Two days later, six of us clamber into a multi-cab in Tagbilaran and head back to Maribojoc with the plan to visit Jenny and the student’s bereaved family. We drop by the home of Inday, Jenny’s sister first as her son will be the one to accompany us to Jenny’s home. On arrival, we meet Jenny’s husband, Bobong and he leads us into the family’s temporary one roomed home. Jenny greets us with a warm smile. She is lying down on a mat with Jian Therese, her 8 year old niece sitting beside her. Marianne, her six year old daughter comes in soon after. Gwyneth (11), the couple’s eldest is in school.
We start talking about the fateful day when the earth began to shake. Jenny tells us she grabbed her two children but as they reached the door she fell with Marianne and Gwyneth underneath her and the metal frame of the door fell on top of her. Her husband Bobong, was working in Tagbilaran at the time and was not able to reach her until the evening, 12 hours later because the roads had been cut off. In the end, he had managed to get on a boat which bypassed the destroyed bridge.
Jenny’s situation is bleak. She has lost control over her bladder so she needs to use a urinary catheter. Bobong has given up his work as an electrician to look after his wife and the children. The family get by on the honorarium he earns as a Barangay councillor and the proceeds from producing and selling copra from their coconut trees. As for the future, it remains to be seen whether surgery could bring about any improvement in Jenny’s mobility and bladder functions but we promise to help in some way. As for Bobong, he is very supportive and the children are recovering from the trauma; Gwyneth had needed to be hospitalised with a leg fracture but she is now recovered.
We bid our farewells to the family and walk back to the quiet country road to await a tricycle to take us to Antequera. We are going to meet the family of Karen Mae, the high school girl who died so tragically in the earthquake. The family is not expecting us of course but we are warmly greeted by Karen Mae’s mother on arrival; she is tending the family’s sari-sari store. She invites us in and we meet Karen Mae’s father, Ernesto. He tells us what happened to his daughter on the day of the earthquake.
October 15th was a National holiday to commemorate the Muslim festival of Eid-al-Adha which meant there were no regular classes. Karen Mae, however had to get some papers signed in her school which adjoined the Maribojoc Parish church. Most unusually, she had woken her family up on that day and they had all had an early breakfast together. Karen Mae met with her teachers just before 8am that morning and the earthquake struck at 8.07am. According to her father, there were eight of them, teachers and students in a classroom at the time. They all ran for the door and Karen Mae never made it. She had been holding on to the hand of another student but let go when she could not longer see because of the dust; tragically masonry fell on top of her when she was just a few feet from the door. Everyone else was able to get out on time. As this was happening, the adjoining 200 year old Parish church was also crumbling to the ground.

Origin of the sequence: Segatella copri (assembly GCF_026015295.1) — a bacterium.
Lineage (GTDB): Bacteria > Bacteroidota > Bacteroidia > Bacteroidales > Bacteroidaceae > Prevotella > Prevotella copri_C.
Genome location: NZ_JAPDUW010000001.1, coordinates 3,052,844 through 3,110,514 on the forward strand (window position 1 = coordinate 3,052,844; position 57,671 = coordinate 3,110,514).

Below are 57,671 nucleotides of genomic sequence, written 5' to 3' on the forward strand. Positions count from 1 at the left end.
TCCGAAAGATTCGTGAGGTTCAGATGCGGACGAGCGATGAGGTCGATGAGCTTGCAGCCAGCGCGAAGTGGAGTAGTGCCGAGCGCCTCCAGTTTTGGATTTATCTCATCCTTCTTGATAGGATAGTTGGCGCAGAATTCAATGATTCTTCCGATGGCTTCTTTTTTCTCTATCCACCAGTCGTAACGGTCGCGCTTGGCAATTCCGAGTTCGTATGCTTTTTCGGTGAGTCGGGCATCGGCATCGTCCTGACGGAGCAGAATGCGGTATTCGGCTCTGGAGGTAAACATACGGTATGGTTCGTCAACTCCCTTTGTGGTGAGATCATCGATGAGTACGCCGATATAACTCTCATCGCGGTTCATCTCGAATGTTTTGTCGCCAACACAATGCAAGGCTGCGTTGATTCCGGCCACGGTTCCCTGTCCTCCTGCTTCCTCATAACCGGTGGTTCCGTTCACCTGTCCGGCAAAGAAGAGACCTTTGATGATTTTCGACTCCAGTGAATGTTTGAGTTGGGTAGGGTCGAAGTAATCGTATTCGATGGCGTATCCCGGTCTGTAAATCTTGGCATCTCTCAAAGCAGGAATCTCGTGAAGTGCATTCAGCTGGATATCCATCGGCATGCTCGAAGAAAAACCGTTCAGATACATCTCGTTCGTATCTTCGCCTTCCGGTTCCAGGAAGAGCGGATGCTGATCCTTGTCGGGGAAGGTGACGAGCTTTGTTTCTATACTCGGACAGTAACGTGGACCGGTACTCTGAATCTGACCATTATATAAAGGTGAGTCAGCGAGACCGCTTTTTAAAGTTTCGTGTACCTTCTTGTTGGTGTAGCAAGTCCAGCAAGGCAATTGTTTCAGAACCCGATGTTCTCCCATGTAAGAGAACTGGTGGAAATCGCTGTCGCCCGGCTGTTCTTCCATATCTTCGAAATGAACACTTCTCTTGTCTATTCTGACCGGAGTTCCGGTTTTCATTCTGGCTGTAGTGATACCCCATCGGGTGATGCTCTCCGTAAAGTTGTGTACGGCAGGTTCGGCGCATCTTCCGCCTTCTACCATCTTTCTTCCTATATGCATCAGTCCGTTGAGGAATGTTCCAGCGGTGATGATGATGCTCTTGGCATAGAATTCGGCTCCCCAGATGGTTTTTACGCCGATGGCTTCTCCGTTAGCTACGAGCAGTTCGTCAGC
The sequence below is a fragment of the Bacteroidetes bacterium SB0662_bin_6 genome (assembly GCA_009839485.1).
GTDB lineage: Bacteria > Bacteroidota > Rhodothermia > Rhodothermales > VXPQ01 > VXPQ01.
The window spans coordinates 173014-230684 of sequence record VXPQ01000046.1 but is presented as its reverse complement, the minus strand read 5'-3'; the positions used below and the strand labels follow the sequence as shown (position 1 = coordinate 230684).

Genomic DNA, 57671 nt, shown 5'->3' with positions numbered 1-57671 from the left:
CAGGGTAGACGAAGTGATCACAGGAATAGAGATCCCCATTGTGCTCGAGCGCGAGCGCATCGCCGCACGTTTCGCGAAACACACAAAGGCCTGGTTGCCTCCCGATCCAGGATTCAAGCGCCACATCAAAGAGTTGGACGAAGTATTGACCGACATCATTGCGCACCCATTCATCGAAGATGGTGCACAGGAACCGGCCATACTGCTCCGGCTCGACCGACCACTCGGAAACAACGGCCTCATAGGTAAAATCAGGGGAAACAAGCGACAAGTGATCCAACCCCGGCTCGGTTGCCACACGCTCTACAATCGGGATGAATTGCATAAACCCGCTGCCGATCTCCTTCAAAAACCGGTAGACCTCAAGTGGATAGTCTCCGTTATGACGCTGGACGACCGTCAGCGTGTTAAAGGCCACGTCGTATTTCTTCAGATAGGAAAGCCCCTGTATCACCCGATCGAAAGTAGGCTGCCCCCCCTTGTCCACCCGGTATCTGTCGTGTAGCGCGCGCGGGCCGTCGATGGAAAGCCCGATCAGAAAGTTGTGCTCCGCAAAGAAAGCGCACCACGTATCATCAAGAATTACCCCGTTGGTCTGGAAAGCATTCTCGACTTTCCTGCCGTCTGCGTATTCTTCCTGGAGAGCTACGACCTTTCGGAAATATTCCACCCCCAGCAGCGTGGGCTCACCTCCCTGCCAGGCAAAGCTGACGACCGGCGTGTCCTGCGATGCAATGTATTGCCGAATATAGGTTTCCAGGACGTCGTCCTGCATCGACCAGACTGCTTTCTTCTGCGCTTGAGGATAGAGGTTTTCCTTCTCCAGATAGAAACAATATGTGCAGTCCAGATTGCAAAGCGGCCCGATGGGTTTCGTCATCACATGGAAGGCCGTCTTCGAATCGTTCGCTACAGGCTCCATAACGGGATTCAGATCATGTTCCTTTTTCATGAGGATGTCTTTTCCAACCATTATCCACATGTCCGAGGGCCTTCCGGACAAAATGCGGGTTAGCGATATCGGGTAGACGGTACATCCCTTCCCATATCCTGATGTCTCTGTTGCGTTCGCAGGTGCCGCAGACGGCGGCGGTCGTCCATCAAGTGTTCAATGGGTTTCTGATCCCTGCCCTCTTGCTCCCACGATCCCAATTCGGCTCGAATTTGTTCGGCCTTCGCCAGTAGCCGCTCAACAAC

It pains us to see Ernesto and Gloria grieving their daughter. Ernesto speaks of his pride in Karen Mae’s achievements at school; she was a consistent honours student. He shows us a poem she wrote the week before she died in which she seems to express some foreboding in the last few words:
“ For just a blink of eye, all change and all pass by”
Ernesto shows us Karen Mae’s collection of barbie dolls and her scrap book in which she wrote her poems and a montage of trees, birds and butterflies made up of twigs. He also shows us the family photo album where we see photos of Karen Mae proudly displaying her medals when she graduated from elementary school. It is all very sad.
We walk down to the basement to have a look at the damage sustained to the lower half of the house. There had been two bedrooms but no more; the walls had crumbled in the earthquake. Ernesto tells us that that Karen Mae’s younger brother and sister had slept there; were it not for the fact that she had woken them up on the day of the earthquake to have breakfast together, more tragedy could have befallen the family.
After spending a little over an hour with the Lamoste family, we bid our farewells and promise to return; Ireen and I will consider ways in which we could help the family. It is so hard to help those who mourn but I hope our presence today has been an encouragement to the family.
There is one more family we will meet today, a family that lost four members in tragic circumstances on October 15th and Ernesto has told us we can find them just up the road where they are building a house.
Jenny with her daughter Marianne, husband Bobong and niece Jian Therese.
Ernesto and Gloria Lamoste with Kathlyn and Kiann